To keep one of the streetlights running, it costs the City of San Carlos $88 a year; multiple that by 856 -- about half of the city's streetlights -- and that adds up to $75,000.
For the peninsula town, that would be a significant savings, which is why the public works director, Robert Weil, is proposing to turn every other light off.
"I think it's indicative of being in dire straits," said Weil.
Like every department head, Weil was told to make cuts, so on Tuesday night he floated his idea before the Transportation and Circulation Commission.
"It's certainly something I suggest with hesitation because it has public safety impacts and quality of life impacts," said Weil.
Still, for cities across the state, these are unprecedented times. San Carlos is facing a $3.5 million budget shortfall. Still, residents and business owners have a lot of concerns.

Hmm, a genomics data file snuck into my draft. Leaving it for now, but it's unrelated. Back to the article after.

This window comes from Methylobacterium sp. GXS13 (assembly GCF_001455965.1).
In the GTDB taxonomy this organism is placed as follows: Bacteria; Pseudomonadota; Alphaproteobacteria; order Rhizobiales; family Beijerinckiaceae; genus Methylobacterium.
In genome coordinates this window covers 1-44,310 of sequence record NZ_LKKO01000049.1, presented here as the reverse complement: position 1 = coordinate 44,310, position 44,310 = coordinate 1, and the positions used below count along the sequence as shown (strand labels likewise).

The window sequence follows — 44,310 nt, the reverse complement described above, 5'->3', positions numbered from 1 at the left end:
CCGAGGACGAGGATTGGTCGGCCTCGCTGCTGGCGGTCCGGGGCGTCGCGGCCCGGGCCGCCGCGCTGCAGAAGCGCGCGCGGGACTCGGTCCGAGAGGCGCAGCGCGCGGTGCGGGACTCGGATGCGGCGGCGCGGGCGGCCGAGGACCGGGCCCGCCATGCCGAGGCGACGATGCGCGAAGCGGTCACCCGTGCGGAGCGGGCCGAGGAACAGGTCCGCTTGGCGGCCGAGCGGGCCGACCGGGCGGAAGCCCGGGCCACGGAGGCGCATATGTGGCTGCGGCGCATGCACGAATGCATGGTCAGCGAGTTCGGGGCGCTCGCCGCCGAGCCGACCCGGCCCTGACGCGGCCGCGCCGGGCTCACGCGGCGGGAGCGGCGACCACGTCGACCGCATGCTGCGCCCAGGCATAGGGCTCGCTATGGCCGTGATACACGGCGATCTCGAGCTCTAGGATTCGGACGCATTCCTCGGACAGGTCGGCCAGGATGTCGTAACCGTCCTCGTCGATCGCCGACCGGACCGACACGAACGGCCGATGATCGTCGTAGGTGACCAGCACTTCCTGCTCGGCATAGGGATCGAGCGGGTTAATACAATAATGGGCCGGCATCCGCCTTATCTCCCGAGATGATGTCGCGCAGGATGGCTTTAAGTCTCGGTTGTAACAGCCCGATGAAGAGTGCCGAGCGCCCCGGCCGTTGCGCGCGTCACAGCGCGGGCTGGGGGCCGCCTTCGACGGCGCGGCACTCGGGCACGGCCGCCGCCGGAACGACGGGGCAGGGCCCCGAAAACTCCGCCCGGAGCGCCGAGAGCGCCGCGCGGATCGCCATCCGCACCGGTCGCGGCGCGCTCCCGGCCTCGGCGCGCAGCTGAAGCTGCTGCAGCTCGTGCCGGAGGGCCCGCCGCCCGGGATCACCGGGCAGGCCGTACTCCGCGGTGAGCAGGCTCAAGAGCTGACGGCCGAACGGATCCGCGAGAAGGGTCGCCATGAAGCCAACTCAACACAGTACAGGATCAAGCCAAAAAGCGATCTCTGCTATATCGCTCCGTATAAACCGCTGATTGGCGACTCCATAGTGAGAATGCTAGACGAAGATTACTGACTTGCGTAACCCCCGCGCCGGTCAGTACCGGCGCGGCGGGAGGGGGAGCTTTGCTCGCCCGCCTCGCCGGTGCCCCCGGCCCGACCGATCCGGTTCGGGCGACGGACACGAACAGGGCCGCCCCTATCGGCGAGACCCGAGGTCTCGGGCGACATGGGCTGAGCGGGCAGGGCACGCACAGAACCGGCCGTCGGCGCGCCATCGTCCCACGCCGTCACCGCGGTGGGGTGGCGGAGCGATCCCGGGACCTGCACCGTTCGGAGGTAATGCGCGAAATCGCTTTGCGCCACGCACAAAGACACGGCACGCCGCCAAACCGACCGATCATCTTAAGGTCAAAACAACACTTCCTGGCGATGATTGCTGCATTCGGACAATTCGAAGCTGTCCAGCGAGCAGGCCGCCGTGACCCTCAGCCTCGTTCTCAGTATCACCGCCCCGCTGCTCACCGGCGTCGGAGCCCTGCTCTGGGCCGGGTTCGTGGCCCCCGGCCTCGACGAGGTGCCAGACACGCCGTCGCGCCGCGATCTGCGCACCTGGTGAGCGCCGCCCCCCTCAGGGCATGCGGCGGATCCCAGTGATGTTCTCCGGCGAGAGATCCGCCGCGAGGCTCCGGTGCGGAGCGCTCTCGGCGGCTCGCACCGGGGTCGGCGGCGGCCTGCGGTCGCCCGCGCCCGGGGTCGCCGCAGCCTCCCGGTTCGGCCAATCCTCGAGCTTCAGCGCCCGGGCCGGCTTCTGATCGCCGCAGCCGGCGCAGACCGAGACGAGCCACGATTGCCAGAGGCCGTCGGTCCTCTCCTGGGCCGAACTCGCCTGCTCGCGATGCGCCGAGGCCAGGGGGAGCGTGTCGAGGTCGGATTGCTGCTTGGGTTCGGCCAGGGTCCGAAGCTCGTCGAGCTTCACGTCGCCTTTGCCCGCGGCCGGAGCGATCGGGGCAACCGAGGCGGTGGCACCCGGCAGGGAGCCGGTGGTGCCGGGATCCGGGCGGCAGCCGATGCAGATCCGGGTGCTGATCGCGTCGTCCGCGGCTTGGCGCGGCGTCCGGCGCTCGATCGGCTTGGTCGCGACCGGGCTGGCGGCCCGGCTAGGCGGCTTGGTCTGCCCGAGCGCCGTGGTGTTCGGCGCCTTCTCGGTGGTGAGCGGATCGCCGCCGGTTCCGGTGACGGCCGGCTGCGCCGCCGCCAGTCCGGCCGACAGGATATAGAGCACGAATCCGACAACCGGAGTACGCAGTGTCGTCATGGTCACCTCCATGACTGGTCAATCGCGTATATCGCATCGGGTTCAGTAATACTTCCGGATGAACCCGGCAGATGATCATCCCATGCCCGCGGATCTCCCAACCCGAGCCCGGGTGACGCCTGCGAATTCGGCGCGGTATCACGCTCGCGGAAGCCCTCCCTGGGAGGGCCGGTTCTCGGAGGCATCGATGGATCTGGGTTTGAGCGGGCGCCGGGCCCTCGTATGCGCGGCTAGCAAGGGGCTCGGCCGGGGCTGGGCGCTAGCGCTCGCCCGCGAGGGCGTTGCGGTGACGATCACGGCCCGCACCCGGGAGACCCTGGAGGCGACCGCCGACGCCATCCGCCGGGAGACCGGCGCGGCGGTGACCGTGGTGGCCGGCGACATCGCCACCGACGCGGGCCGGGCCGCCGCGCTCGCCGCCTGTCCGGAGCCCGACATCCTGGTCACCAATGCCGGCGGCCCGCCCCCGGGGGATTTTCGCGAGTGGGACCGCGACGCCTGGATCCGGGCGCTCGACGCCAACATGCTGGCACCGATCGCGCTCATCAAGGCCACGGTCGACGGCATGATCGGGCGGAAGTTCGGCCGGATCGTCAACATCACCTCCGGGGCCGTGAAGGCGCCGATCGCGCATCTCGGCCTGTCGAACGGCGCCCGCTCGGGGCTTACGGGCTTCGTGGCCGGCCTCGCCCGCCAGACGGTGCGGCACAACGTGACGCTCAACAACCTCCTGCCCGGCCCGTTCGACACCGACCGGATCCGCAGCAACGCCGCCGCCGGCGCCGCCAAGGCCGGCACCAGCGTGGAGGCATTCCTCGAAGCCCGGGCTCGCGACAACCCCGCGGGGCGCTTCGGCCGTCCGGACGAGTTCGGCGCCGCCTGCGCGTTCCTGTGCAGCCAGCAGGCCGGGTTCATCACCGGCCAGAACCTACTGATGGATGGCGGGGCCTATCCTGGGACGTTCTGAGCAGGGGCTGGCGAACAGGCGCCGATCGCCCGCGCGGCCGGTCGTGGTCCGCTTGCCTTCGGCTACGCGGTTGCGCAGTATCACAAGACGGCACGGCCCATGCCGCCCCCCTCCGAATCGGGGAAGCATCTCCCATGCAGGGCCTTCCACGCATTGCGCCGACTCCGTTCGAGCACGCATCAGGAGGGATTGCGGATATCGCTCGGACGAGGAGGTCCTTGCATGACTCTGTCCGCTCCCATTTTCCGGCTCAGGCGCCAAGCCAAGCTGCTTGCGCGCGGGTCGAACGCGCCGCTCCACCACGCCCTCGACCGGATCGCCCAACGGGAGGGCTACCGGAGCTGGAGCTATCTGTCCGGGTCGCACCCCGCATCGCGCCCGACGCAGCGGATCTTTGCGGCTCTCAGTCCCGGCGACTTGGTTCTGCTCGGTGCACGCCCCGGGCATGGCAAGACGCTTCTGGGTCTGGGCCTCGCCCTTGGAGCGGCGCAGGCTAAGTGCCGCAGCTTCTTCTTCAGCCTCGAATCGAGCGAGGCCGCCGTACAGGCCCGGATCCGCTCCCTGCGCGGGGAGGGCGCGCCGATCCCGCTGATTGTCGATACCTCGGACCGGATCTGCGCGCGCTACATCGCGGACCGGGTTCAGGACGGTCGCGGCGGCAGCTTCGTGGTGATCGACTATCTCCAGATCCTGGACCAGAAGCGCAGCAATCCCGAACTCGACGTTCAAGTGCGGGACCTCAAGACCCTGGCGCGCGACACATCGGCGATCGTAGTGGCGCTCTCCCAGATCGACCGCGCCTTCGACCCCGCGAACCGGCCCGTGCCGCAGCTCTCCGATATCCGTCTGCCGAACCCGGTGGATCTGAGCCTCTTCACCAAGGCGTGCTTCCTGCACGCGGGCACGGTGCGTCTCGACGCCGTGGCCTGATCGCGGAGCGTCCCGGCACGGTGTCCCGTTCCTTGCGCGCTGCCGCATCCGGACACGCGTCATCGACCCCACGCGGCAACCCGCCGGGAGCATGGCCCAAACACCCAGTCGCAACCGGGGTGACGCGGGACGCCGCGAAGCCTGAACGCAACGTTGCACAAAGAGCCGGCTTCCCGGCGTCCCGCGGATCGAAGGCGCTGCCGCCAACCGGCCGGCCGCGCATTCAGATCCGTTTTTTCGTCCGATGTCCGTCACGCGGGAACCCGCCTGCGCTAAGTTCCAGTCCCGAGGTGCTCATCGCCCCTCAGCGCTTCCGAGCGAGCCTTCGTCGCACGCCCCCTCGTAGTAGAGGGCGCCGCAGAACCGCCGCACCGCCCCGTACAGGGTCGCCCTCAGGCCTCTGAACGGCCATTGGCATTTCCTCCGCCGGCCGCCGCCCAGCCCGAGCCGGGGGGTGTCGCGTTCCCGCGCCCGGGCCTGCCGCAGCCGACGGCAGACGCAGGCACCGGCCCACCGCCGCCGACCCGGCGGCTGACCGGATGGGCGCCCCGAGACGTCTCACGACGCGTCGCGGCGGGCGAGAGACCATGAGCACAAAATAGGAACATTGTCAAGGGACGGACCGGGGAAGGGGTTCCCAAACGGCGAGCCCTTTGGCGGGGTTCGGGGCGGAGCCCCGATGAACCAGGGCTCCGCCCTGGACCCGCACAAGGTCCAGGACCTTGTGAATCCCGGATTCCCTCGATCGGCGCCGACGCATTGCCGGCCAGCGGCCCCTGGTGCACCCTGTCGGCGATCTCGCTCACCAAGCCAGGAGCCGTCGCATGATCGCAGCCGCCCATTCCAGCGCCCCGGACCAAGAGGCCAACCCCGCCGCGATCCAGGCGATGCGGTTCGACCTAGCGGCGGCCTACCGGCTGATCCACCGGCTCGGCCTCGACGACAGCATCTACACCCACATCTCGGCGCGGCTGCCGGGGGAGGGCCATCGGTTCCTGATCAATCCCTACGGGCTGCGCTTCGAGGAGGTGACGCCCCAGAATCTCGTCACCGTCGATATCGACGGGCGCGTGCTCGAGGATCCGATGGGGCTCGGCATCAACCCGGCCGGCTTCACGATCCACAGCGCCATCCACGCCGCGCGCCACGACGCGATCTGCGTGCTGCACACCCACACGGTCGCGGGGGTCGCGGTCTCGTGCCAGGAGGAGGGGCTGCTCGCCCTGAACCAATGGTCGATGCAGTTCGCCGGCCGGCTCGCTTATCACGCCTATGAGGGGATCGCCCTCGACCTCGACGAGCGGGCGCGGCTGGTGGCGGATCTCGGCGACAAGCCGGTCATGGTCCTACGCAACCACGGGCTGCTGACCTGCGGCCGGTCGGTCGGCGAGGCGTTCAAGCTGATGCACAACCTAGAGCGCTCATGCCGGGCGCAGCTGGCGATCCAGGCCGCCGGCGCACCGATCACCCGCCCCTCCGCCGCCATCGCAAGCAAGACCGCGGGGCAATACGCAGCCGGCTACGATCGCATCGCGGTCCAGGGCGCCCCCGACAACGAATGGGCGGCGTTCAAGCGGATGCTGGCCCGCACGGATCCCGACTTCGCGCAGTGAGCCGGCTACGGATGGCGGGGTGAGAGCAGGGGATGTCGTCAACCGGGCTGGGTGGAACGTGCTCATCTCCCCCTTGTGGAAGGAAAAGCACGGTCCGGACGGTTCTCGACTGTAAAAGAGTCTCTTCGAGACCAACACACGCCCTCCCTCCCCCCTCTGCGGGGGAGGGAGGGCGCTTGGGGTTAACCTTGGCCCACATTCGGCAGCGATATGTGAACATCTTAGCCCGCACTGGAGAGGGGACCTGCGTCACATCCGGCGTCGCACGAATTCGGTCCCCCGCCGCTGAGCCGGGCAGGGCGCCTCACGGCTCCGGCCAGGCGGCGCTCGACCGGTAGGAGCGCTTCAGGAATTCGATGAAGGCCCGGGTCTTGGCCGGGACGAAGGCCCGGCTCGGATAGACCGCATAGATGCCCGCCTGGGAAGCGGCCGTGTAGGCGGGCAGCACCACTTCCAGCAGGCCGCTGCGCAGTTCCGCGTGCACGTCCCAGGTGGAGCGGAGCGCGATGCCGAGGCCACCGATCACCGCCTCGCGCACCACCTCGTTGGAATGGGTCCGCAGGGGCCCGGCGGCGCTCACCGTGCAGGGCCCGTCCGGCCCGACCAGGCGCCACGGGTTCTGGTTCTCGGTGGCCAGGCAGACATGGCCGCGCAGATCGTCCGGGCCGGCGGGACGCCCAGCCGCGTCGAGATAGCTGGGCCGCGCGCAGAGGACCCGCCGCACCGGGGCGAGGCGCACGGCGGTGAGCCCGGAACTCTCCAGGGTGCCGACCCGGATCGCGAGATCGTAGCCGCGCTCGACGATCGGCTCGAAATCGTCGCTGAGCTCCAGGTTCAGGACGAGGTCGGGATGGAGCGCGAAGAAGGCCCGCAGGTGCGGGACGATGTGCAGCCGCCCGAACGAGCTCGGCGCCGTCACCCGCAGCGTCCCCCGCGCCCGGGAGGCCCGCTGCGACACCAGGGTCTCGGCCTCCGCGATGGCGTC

"Sometimes I go out at 5 o'clock and then I run into someone and I'm talking and next thing I know it's dark like this. I want to have some light," said San Carlos resident Maryann Smith.
"More lights especially at nighttime is better for the town when people come to visit the city," said merchant Jill Naghdchi.
This isn't the first time a city has proposed turning a portion of its streetlights off. Santa Rosa did it last year and saved $400,000, but at least one city councilmember is convinced the lights in San Carlos can be kept on.
"Where we need to be talking about cuts is employee benefits and salaries, etc. That's where we need to rein in the costs. Not hitting people with service cuts and things like street lights," said Councilmember Matt Grocott.
City leaders have about a month before these budget proposals are formally presented to them. The city council is scheduled to discuss its budget issues on March 22.